In reality, reliance on intermittent renewable energy is just one piece of the puzzle. But the president's criticism could ignite a debate on the presidential campaign trail as Trump seeks to put Democratic nominee Joe Biden on the defensive for incorporating some of California's climate policies into his nationwide clean energy plan.
It's been a drumbeat of criticism all week: In a pair of tweets Tuesday, Trump pointed to California and accused Democrats of being “unable to keep up with energy demand” because of policies put in place to reduce greenhouse gas emissions.
He re-upped that line of attack in the gas-rich state of Pennsylvania ahead of the last night of the Democratic National Convention. “Our new forms of alternative energy just aren't powerful enough to power these massive plants,” he said.
Part of Biden's pitch for the presidency is a $2 trillion clean energy plan.
That would require utilities to get all of their power emissions-free sources within 15 years.
The proposal is inspired in part by California's own clean energy policies, which culminated in a 2018 law requiring power providers to switch to wind, solar, geothermal and hydropower and make the state's electric grid 100 percent carbon free by 2045.
And Biden embraced one of the state's highest-profile politicians, Sen. Kamala D. Harris, as his running mate.
The Biden campaign pushed back against Trump for seeking making political hay out of California's woes.
“Californians are wrestling with a devastating storm of crises from the destructive wildfires to a historic heatwave to the raging pandemic,” spokesman Matt Hill said in a statement. “They deserve and need presidential leadership, not a political tweetstorm.”
Trump also blamed California's "massive fires," which have scorched hundreds of thousands of acres this summer, on state leaders management, even though much of its forests are controlled by the federal government.
"Maybe we're just going to have to make them pay for it, because they don't listen to us," Trump said.
Trump's backlash comes against a state that has been the epicenter of legal opposition to his administration's rollbacks of rules meant to tackle climate change. California has sued the federal government dozens of time since Trump took office over environmental policy.
California's grid operator ordered its first rolling outages in nearly two decades amid a major heat wave.
Hundreds of thousands of customers lost power last Friday and Saturday as triple-digit temperatures taxed the entire electricity grid in western states. The hot, high-pressure system, which set records in Death Valley and fueled wildfires elsewhere in California, not only caused people to crank up their air conditioning and draw more energy, but also stifled breezes that would have otherwise spun wind turbines.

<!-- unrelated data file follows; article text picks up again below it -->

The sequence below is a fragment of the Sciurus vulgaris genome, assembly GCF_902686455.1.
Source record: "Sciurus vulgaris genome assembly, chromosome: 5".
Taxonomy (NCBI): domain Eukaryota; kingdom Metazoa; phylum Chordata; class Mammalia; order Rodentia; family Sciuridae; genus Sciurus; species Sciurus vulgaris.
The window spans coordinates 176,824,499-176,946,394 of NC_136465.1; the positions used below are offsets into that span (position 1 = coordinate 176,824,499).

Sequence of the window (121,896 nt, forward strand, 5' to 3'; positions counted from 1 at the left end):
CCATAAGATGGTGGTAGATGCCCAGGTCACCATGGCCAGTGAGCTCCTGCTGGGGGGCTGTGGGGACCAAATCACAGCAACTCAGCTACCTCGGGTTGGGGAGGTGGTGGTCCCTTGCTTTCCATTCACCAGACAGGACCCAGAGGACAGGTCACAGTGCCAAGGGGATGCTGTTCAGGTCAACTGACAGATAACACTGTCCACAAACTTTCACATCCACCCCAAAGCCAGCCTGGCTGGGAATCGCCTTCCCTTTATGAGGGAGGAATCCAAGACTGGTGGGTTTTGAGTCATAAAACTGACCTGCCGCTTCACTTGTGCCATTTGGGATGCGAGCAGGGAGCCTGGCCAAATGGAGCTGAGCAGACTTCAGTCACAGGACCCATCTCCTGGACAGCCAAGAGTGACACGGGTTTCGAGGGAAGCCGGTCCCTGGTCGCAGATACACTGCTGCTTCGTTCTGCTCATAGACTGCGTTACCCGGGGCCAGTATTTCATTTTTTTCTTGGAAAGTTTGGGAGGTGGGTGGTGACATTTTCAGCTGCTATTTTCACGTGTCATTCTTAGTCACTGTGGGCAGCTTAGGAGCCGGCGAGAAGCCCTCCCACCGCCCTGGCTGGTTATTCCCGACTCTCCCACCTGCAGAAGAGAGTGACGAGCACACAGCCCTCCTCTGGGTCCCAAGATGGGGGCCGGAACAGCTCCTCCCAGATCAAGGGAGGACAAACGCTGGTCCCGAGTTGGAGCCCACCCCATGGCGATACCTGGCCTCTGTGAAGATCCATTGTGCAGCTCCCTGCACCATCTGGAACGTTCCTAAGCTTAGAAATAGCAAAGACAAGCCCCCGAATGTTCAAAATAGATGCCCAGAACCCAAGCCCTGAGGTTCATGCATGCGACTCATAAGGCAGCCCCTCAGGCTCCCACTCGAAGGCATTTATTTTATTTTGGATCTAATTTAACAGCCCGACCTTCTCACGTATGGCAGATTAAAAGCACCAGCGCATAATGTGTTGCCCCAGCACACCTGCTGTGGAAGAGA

So the California Independent System Operator, which manages power for four-fifths of the state, ordered utilities to conduct rotating outages as solar generation fell off and people's lights were still on.
For the rest of the week, both the grid operator and utilities were reduced to pleading with customers to ratchet back their energy use to keep the system from crashing. “We have a perfect storm going on here,” Stephen Berberich, CAISO's president, told reporters Monday.
California's renewable mix is just one factor behind the blackouts.
On especially sunny days, California produces so much solar power that it sends it to other states. California’s challenge this month was its need to import power from its neighbors while they faced their own sweltering temperatures and high energy demands.
There are now less coal and nuclear generation in western states to provide baseload power, and few gas-fired power plants are around too to be turned on quickly during periods of high demand. Since 2006, California has retired about 7,000 megawatts of gas generation and 2,000 megawatts of nuclear power, according to Severin Borenstein, an energy professor at the University of California at Berkeley.
But gas-fired generation was also diminished due to hot weather, according to CAISO. And California can eventually deal with the fact that solar panels and wind turbines don't generate power when weather conditions aren't right by building out its ability to store energy in massive batteries.
“In this case, renewables are really not a factor,” said Berberich, the grid operator's president. “It's simply a matter of raw capacity.”
Expect the political debate to pick up as conservatives echo Trump's arguments against expanding solar and wind energy.
In a piece titled “California’s Green Blackouts,” the Wall Street Journal's editorial board wrote that the “power outages will get worse and more frequent as the state becomes more reliant on renewables.”
And in a blog post as part of its “Count on Coal” campaign, the National Mining Association, a mining industry trade group, said the difficulty of managing "the intermittency of renewable sources of power is the elephant in the room" in California.
California leaders suggested climate change is too big of a crisis to back down from its clean energy goals.
In a press conference this week, Gov. Gavin Newsom (D) blamed the outages on “extraordinary weather conditions" and demanded an investigation into what happened. But he also acknowledged the “episodic nature of the renewable portfolio” made California "vulnerable to these conditions."
He added, however, that it is still economically and ecologically important for the state to wean itself off of fossil fuels to forestall dangerous heat waves in the first place.
“We are committed to radically changing the way we produce and consume energy," Newsom said. "We are not backing off on that commitment, quite the contrary."
Still, Ralph Cavanagh, a renewable energy advocate and energy program co-director for the Natural Resources Defense Council, called the blackouts “a wake-up call" for California.